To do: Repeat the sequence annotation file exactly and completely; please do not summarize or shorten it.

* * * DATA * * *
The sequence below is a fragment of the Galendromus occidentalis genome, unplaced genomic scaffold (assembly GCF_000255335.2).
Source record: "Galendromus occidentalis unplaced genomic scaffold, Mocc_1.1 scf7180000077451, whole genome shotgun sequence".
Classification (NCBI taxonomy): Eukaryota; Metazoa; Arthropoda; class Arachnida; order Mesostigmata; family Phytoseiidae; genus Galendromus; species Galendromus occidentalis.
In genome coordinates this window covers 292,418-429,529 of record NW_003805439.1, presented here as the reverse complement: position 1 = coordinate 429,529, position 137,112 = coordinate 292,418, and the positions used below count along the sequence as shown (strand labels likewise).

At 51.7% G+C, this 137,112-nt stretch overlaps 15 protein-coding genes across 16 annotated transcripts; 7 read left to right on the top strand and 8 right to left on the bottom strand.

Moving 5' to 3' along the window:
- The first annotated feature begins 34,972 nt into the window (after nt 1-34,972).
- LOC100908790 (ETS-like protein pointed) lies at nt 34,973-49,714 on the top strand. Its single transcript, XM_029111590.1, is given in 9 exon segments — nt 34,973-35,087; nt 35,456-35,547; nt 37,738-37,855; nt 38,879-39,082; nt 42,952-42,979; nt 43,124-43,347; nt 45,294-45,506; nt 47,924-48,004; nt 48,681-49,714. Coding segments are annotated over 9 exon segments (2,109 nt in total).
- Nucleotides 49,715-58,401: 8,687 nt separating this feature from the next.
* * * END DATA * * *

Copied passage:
The sequence below is a fragment of the Galendromus occidentalis genome, unplaced genomic scaffold (assembly GCF_000255335.2).
Source record: "Galendromus occidentalis unplaced genomic scaffold, Mocc_1.1 scf7180000077451, whole genome shotgun sequence".
Classification (NCBI taxonomy): Eukaryota; Metazoa; Arthropoda; class Arachnida; order Mesostigmata; family Phytoseiidae; genus Galendromus; species Galendromus occidentalis.
In genome coordinates this window covers 292,418-429,529 of record NW_003805439.1, presented here as the reverse complement: position 1 = coordinate 429,529, position 137,112 = coordinate 292,418, and the positions used below count along the sequence as shown (strand labels likewise).

At 51.7% G+C, this 137,112-nt stretch overlaps 15 protein-coding genes across 16 annotated transcripts; 7 read left to right on the top strand and 8 right to left on the bottom strand.

Moving 5' to 3' along the window:
- The first annotated feature begins 34,972 nt into the window (after nt 1-34,972).
- LOC100908790 (ETS-like protein pointed) lies at nt 34,973-49,714 on the top strand. Its single transcript, XM_029111590.1, is given in 9 exon segments — nt 34,973-35,087; nt 35,456-35,547; nt 37,738-37,855; nt 38,879-39,082; nt 42,952-42,979; nt 43,124-43,347; nt 45,294-45,506; nt 47,924-48,004; nt 48,681-49,714. Coding segments are annotated over 9 exon segments (2,109 nt in total).
- Nucleotides 49,715-58,401: 8,687 nt separating this feature from the next.